843.872.5352 iaam@iaamuseum.org

Identifying Research Avenues for Rev. Lafayette Franklin Vance, (1861-1952)

Robin Foster
by Robin Foster

Rev. Lafayette Franklin Vance (1861-1952), born to Beverly and Matilda Dunlap Vance in Abbeville County, South Carolina, is my great grandfather. I have been trying to document him. I did not realize I would finding an article still mentioning him in 1979:

 

Blog 43 Congregation needs contributions to building fund

“Congregation needs contributions to building fund,” Rev. Lafayette Franklin Vance, The Index-Journal (Greenwood, South Carolina) 29 Mar 1982, Mon, Page 6, Column 1-3, < https://www.newspapers.com/clip/16965142/the_indexjournal_greenwood_south/> clipped on 29 January 2018

 

“History of the American Negro,” edited by A. B. Caldwell in 1919 identifies the Rev. Lafayette Franklin Vance as current pastor of Mt. Sinai, which is on the Bradley Circuit. I found the reference to the book by A. B. Caldwell from 1919 which includes clergy from South Carolina: Lafayette F. Vance:

 

Blog 43 Lafayette F Vance Google Books Clip

Caldwell, A.B.A. (Arthur Bunyan), History of the American Negro and his institutions v.3., Atlanta, Ga., A. B. Caldwell Pub. Co., 1917-1923, Page 737, clipped 29 Jan 2018 < https://babel.hathitrust.org/cgi/pt?id=mdp.39015019961252;view=1up;seq=749>

 

If you look through this book, you may come across clergy members, family members, or the place where they served. This biography in the first paragraph tells something about his character or the way he lived during the week, and what he preached about on Sunday.

Born 1 May 1861, he was African American, white, and Native American which he could trace to his mother, Matilda, whose mother was brought from Virginia. His father, Beverly, was enslaved by James Kincaid Vance.

He attended Paine Institute in Cokesbury, and entered the AME Church in 1881 and the Conference in 1888. His many appointments in the circuit are given. He also raised hogs and farmed cotton and grain. 

He married Nunia Johnson on 1 November 1883, and they had more children than what is listed, namely Daisy Vance Miller. They also missed listing my grandfather, Emory Wallace Vance from the union of Lula Johnson Vance and Lafayette. So you see, these biographies can be helpful, but they can come with errors. That’s why we must be sure to document them thoroughly ourselves.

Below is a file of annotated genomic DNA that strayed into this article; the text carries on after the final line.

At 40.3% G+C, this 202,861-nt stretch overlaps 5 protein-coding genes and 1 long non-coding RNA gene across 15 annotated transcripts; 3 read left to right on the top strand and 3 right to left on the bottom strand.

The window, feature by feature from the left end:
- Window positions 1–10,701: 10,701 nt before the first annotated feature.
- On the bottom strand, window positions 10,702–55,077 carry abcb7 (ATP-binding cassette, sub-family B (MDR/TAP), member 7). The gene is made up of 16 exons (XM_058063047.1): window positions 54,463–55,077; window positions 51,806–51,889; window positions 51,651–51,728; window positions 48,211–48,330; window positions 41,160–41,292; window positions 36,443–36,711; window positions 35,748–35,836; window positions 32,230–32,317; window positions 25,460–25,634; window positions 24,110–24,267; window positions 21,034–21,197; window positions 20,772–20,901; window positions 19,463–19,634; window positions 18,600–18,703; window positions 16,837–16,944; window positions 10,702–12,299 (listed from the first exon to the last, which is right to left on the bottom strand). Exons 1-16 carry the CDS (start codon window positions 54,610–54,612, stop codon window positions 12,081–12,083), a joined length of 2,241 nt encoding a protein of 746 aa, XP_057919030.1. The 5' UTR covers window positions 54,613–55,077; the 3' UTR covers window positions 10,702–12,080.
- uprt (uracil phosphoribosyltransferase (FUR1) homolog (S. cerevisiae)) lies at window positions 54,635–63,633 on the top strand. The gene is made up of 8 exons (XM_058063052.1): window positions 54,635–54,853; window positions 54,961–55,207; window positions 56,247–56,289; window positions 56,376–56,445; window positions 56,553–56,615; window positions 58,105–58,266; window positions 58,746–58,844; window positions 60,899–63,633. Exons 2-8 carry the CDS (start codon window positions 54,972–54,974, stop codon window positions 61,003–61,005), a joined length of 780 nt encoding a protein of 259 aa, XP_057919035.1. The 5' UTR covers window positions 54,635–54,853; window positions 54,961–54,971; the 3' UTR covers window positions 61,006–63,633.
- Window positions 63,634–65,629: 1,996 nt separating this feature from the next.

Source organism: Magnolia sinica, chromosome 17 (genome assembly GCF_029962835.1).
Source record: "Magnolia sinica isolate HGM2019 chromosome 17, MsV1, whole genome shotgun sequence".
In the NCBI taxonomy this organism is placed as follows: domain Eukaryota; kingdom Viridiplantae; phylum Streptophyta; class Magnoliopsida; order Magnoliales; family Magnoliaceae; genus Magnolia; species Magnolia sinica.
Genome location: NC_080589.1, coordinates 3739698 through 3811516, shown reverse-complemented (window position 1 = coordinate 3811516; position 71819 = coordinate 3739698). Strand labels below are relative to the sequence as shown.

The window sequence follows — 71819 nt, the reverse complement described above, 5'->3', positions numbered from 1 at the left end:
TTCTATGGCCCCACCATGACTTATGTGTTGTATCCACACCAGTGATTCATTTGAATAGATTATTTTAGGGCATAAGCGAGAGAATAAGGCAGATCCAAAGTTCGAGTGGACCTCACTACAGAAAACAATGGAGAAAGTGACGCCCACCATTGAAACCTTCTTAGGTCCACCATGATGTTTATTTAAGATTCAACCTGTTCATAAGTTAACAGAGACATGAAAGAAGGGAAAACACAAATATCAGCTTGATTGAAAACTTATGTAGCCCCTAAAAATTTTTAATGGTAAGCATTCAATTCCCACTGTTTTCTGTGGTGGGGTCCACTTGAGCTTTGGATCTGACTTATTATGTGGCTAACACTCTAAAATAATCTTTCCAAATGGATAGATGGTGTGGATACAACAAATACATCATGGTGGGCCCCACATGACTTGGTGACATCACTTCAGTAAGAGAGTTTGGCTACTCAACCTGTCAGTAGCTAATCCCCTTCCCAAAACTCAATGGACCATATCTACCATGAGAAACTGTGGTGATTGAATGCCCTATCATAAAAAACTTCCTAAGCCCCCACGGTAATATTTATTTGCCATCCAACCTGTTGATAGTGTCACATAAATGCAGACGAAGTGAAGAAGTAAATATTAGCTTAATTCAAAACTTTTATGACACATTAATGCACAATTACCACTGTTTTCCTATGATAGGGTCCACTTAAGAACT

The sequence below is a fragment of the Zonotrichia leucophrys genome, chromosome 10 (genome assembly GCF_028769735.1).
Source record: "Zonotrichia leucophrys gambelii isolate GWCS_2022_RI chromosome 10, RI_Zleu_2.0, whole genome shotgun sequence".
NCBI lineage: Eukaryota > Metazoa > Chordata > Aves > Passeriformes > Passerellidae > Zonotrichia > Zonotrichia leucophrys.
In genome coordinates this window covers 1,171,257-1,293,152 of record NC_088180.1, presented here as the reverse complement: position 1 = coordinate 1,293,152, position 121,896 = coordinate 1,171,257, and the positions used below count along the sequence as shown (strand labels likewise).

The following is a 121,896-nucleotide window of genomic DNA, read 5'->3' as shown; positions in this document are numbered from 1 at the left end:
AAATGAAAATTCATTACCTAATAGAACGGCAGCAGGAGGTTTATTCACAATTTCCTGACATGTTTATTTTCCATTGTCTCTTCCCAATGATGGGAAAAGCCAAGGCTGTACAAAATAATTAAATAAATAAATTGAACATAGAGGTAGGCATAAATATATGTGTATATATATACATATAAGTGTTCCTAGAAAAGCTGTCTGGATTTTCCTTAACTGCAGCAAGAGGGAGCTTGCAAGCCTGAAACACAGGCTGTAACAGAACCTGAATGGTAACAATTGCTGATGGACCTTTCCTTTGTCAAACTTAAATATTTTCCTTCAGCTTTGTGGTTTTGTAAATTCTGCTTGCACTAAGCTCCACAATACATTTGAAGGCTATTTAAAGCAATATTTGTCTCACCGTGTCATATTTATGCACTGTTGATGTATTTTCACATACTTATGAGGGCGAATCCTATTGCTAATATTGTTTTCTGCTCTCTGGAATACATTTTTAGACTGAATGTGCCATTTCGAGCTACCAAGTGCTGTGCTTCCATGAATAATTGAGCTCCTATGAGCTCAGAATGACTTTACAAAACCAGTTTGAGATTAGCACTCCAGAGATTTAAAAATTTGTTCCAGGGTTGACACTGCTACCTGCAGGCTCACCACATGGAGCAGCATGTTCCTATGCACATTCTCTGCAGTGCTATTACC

Blog 43 History of the American Negro Clip

Caldwell, A.B. (Arthur Bunyan), History of the American Negro and his institutions v.3., Atlanta, Ga., A. B. Caldwell Pub. Co., 1917-1923, Page 738, clipped 29 Jan 2018 < https://babel.hathitrust.org/cgi/pt?id=mdp.39015019961252;view=1up;seq=749>

 
 

On 29 March 1982, the Mt. Sinai congregation was able to dedicate their new building, and another mention was made of my great grandfather, Lafayette:

 

Blog 43 Mt. Sinai A. M. E. Church dedicates new building

“Mt. Sinai A. M. E. Church Dedicates New Building,” Rev. Lafayette Franklin Vance, The Index-Journal (Greenwood, South Carolina) 31 March 1979, Sat. Page 3, < https://www.newspapers.com/clip/16965084/the_indexjournal_greenwood_south/> clipped 29 Jan. 2018

 

Having found these three documents, I can research the different circuits Lafayette was assigned to, his family relationships, and other clergy members he knew. That’s just for starters!

Sharpen the Saw

Perhaps you too had a clergy member for an ancestor. Why not try to find them in the newspaper in the area where they served. Then see how many avenues of research you can come up with for them. Let us know how the research is going on our Facebook Page.

 

 

 

 

 

Pin It on Pinterest

Share This